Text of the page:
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It’s Kitten Season! Here’s How You Can Help Our Feline Friends

Late spring to early summer is known as kitten season, meaning shelters are bursting with newborn kittens (often without a mother). Sounds cute, right? Unfortunately, wrong.

Newborn kittens need around-the-clock care that they would normally get from their attentive mama cat. Because most shelters do not have the resources and personnel to keep these kittens healthy and alive, neonatal kittens are among the most euthanized shelter populations. This prevents the kittens from suffering and the shelter from depriving care to preexisting animals.

If you’re a cat lover itching to help, here are some ways to help stop neonatal euthanasia.

1. Fostering

Fostering a kitten or kittens entails providing that personalized, around-the-clock care that shelters can’t. But this commitment is only temporary and usually funded by the shelter or foster program. You would be the caretaker of kittens anywhere from days old to around 8 weeks old. Once the babies are big enough to get spayed or neutered, they’ll be adopted to their furrr-ever home!

I know, some of you are saying “I couldn’t do that. I’d get too attached.” I thought this, too. But saving a life, multiple lives, makes letting them go a not a sad moment, but a proud and happy one. (Plus, cats that young don’t really remember us. They just want love and food from someone!)

Fostering also means your house will have adorable kittens all the time. You get them at their youngest, watch them grow through their cutest phases, send them to a loving home, then start the process over again! The cuteness never ends and your loves touches so many more little lives.

If you or a friend are interested in fostering kittens, please reach out to a local shelter to ask about their program. I am particularly fond of the Orphan Kitten Project run through the UC Davis Vet Med School, and they are always looking for dedicated fosters! Contact them here.

2. TNR (Trap-Neuter-Return)

I’m sure you’ve seen cats all around your town or community. Some are friendly and others aren’t socialized to humans (AKA feral). Either way, these cats are the source of kitten season. People don’t realize that these cats need to be spayed and neutered just like domesticated cats.

When these cats’ reproductive systems are left intact, they are biologically inclined to add to the most vulnerable population: newborn kittens. This leaves mother cats to give birth in harsh conditions, often exposing the babies to insurmountable elements. Male cats are often prone to uncontrollable mental states, endangering their lives to chase down a female cat in heat — sometimes leading to injury.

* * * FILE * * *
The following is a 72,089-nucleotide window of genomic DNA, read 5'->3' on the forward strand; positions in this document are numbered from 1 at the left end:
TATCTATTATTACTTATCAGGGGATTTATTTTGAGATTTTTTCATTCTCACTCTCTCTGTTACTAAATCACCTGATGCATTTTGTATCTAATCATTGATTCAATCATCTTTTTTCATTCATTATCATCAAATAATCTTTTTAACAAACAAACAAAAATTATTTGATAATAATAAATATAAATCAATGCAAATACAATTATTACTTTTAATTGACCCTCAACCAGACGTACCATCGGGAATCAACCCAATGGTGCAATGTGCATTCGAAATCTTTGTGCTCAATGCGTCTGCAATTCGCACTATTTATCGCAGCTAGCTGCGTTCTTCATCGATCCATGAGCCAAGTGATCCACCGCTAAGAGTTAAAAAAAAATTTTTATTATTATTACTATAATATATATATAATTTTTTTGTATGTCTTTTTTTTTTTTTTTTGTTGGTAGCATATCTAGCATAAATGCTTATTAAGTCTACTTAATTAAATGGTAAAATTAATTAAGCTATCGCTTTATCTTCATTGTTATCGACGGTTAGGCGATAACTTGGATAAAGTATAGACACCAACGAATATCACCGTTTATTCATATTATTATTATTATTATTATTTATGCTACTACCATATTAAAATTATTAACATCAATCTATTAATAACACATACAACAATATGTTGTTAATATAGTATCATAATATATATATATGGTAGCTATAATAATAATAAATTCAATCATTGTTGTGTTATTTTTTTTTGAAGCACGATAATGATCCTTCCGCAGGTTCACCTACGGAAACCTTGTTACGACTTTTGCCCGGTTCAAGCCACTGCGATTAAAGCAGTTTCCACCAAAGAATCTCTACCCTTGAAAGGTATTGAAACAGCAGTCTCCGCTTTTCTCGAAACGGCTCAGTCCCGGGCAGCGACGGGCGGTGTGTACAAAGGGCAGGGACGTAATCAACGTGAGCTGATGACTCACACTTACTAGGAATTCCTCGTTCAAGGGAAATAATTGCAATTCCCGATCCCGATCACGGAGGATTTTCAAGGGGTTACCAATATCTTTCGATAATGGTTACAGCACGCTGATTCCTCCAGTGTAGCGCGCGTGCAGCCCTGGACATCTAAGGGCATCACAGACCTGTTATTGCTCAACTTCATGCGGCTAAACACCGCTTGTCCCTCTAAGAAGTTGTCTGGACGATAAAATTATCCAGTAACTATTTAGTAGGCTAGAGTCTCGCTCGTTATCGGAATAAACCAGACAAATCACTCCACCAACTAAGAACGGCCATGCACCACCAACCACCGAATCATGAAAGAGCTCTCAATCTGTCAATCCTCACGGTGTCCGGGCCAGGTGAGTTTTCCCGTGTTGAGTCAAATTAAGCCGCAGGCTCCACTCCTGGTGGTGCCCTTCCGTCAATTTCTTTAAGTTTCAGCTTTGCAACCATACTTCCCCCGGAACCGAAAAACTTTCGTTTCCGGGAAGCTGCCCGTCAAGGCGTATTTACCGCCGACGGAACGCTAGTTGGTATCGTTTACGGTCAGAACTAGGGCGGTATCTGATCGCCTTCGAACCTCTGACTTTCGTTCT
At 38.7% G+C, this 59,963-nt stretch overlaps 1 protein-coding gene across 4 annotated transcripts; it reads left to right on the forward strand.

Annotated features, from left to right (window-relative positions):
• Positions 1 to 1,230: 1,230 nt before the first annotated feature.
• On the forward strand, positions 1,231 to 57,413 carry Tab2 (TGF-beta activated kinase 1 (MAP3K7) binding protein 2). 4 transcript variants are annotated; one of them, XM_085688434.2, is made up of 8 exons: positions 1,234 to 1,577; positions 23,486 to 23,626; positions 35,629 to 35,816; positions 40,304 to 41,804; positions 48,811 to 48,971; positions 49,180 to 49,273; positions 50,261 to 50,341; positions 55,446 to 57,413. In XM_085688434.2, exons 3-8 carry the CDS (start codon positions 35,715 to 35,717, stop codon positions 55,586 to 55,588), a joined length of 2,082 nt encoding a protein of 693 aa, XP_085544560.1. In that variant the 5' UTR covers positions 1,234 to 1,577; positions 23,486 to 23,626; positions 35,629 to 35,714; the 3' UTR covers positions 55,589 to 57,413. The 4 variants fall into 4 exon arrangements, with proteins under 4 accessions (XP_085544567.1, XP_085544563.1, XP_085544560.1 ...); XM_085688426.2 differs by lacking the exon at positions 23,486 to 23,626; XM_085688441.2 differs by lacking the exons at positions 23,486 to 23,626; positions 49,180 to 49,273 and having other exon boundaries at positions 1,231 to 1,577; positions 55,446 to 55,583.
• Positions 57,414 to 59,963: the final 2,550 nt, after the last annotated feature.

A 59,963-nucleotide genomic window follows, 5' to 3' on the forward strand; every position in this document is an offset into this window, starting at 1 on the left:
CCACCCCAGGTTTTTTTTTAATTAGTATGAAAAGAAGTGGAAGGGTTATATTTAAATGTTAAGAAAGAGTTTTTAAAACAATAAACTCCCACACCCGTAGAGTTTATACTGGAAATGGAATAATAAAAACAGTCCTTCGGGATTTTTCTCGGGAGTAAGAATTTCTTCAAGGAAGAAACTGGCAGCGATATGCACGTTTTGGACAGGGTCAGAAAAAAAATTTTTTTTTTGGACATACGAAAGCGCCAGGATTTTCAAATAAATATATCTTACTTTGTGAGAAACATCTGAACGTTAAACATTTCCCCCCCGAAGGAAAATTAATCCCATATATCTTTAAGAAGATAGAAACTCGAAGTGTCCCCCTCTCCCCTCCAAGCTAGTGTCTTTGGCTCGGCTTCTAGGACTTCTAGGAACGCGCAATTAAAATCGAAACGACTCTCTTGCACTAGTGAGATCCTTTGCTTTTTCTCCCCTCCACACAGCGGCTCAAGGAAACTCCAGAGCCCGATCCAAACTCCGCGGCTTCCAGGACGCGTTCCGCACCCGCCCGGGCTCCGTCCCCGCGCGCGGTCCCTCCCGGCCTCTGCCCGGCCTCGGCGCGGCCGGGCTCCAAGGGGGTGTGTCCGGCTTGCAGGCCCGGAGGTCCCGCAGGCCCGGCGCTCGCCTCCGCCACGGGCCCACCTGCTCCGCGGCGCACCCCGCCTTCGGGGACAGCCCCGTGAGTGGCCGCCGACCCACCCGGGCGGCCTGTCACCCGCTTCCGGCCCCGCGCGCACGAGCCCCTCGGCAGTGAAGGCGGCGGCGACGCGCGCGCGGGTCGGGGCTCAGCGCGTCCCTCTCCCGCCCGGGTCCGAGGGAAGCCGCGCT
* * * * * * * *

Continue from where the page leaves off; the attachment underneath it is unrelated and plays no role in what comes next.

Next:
So, in order to prevent the suffering of adult cats and tiny kittens, many shelters have TNR programs! These programs are composed of volunteers that go out into the community and humanely trap community cats. They then bring them to a vet or shelter to be spayed or neutered and given an ear tip (i.e., a small piece of the cat’s ear — that they don’t need — is cut to signify they have already been S/N). The cats are then released back into their community!

Now, I’m sure there are some of you asking “Why don’t they adopt those cats out to a home? Why would a cat want to be outside?” Well, the answer is simple: those cats don’t want to be in our house because they have created a full and happy life outside. A lot of people feed local cats and offer small shelters for them, but a lot of these cats do not want to be around humans AT ALL.

It’s also important to realize that spaying and neutering cats cuts down on the never-ending stream of newborn kittens. This prevents the need to euthanize kittens and makes sure no baby is born in harsh conditions or left to suffer from disease on the street.

Here, you may say “Well, I like kittens. I don’t want to end the kitten and cat population.” But, no matter how many cats we TNR, we will never stop cats from reproducing; the population grows far too quickly. Our goal is to simply decrease the number of deaths and the amount of pain our feline friends experience.

Most shelters also have a TNR program, so reach out to the shelter nearest you to see how you can easily stop cats from suffering, even if you don’t have room in your home for a fur baby!

One last tip: if you ever find a litter of kittens outside, WAIT a few hours to see if a mother is still taking care of them. The mamas will leave to feed themselves for a bit, but this doesn’t mean they are abandoning the kittens. If a mother is still present, contact a local shelter ASAP so they can work on trapping the mom and collecting the kittens. No one is better at taking care of kittens than a cat mama. Because of this, foster programs try to keep the mom with the babies in a foster home until the kittens wean. In short, be patient and try to keep babies and mom together!

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